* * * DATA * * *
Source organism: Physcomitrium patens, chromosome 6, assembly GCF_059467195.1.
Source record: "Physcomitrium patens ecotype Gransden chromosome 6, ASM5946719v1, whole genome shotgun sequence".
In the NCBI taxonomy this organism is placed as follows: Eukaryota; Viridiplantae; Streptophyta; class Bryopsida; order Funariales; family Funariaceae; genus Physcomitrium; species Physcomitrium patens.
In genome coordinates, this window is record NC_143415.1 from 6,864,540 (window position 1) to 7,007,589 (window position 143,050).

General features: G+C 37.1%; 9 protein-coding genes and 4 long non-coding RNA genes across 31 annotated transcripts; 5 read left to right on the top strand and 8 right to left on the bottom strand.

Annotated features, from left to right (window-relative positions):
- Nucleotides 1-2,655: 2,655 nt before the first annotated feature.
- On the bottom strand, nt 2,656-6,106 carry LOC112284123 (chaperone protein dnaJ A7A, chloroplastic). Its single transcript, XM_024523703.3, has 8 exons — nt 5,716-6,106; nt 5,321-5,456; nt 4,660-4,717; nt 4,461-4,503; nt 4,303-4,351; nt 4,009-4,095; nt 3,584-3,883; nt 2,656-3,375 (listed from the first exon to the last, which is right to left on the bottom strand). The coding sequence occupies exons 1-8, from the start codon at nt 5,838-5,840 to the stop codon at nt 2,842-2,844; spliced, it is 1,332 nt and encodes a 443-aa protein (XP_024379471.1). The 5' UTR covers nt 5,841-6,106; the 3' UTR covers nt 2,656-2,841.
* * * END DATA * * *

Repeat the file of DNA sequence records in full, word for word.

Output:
Source organism: Physcomitrium patens, chromosome 6, assembly GCF_059467195.1.
Source record: "Physcomitrium patens ecotype Gransden chromosome 6, ASM5946719v1, whole genome shotgun sequence".
In the NCBI taxonomy this organism is placed as follows: Eukaryota; Viridiplantae; Streptophyta; class Bryopsida; order Funariales; family Funariaceae; genus Physcomitrium; species Physcomitrium patens.
In genome coordinates, this window is record NC_143415.1 from 6,864,540 (window position 1) to 7,007,589 (window position 143,050).

General features: G+C 37.1%; 9 protein-coding genes and 4 long non-coding RNA genes across 31 annotated transcripts; 5 read left to right on the top strand and 8 right to left on the bottom strand.

Annotated features, from left to right (window-relative positions):
- Nucleotides 1-2,655: 2,655 nt before the first annotated feature.
- On the bottom strand, nt 2,656-6,106 carry LOC112284123 (chaperone protein dnaJ A7A, chloroplastic). Its single transcript, XM_024523703.3, has 8 exons — nt 5,716-6,106; nt 5,321-5,456; nt 4,660-4,717; nt 4,461-4,503; nt 4,303-4,351; nt 4,009-4,095; nt 3,584-3,883; nt 2,656-3,375 (listed from the first exon to the last, which is right to left on the bottom strand). The coding sequence occupies exons 1-8, from the start codon at nt 5,838-5,840 to the stop codon at nt 2,842-2,844; spliced, it is 1,332 nt and encodes a 443-aa protein (XP_024379471.1). The 5' UTR covers nt 5,841-6,106; the 3' UTR covers nt 2,656-2,841.